The Business Council of Australia said “...the requirement for digital platforms to pay for providing a link to another website runs counter to one of the fundamental tenets of the internet: the ability to link freely between content. The ability to freely make these connections has underpinned the creativity and sharing of knowledge enabled by the internet. This legislation undercuts this fundamental principle that has, for decades, enabled the internet to deliver real benefits to all Australians.”
Tim Berners-Lee, the inventor of the World Wide Web, said the law “risks breaching a fundamental principle of the web by requiring payment for linking between certain content online”.
Scott Farquhar, co-founder of Australian tech company Atlassian, told The Australian on January 15: “The precedent of charging for links and snippets is a fundamental threat to the open internet, not just Google.”
Vint Cerf, chief internet evangelist at Google, who’s also regarded as one of the ‘fathers of the internet’ said: “In its current state [the bill] represents a fundamental challenge to the free and open Internet, to the functioning of the country’s digital economy, and to Australia’s economic future…”
Many more submissions made to the Senate Committee and previously to the Australian Consumer and Competition Commission raise similar concerns. Read more about the submissions to the ACCC here.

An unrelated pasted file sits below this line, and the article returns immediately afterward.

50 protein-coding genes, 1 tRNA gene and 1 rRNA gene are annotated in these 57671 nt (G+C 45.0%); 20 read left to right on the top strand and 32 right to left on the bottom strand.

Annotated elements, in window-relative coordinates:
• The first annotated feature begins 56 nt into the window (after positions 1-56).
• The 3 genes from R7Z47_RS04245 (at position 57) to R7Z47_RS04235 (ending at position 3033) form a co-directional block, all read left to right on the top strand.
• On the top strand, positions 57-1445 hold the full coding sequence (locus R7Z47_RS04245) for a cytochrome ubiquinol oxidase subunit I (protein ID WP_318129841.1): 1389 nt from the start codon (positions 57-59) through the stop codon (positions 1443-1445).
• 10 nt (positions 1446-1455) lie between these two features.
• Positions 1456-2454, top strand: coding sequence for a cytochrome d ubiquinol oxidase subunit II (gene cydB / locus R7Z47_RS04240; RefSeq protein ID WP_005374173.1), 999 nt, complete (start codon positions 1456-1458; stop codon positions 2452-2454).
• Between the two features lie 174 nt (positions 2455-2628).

We’re proposing to pay publishers through Google News Showcase, not for links and snippets in Search. News Showcase is a licensing program we’re investing AU$1.3 billion (US$1 billion) in globally over the next three years to help news businesses publish and promote their stories online. Publishers would get paid for journalist’s editorial expertise and beyond-the-paywall access to their journalism. Nearly 450 publications in a dozen countries globally have already signed up, including sixpublishers in Australia.
Google News Showcase would operate within this new law, with binding arbitration on News Showcase as a backstop to resolve any disputes. While remuneration would happen through News Showcase, the other minimum requirements in the Code could continue to apply to Google Search.
We’ve also proposed reasonable amendments to the arbitration model that will bring it in line with widely accepted models and lead to fair commercial outcomes, and algorithm notification requirements that are workable for Google and useful for news publishers.
Google doesn’t “use” news content—we link you to it, just like we link you to every other page on the web—think Wikipedia entries, personal blogs or business websites. We sort through hundreds of billions of webpages to find the most relevant, useful results in a fraction of a second, and present them in a way that helps you find what you’re looking for—and then we take you to the source of that information.
Some large publishers have inaccurately accused us of “stealing” news content, but how we connect people with news content, such as articles from the Herald Sun or the Sydney Morning Herald, is no different than the way Search connects you to your footy team’s home page, a website with your favourite recipes, or official Government websites. We sent more than 3 billion clicks and visits to Australian news publishers in 2018—for no charge—allowing these publishers to make money by showing their own ads, showing other articles or converting people into new paying subscribers—driving an estimated $218 million worth of value.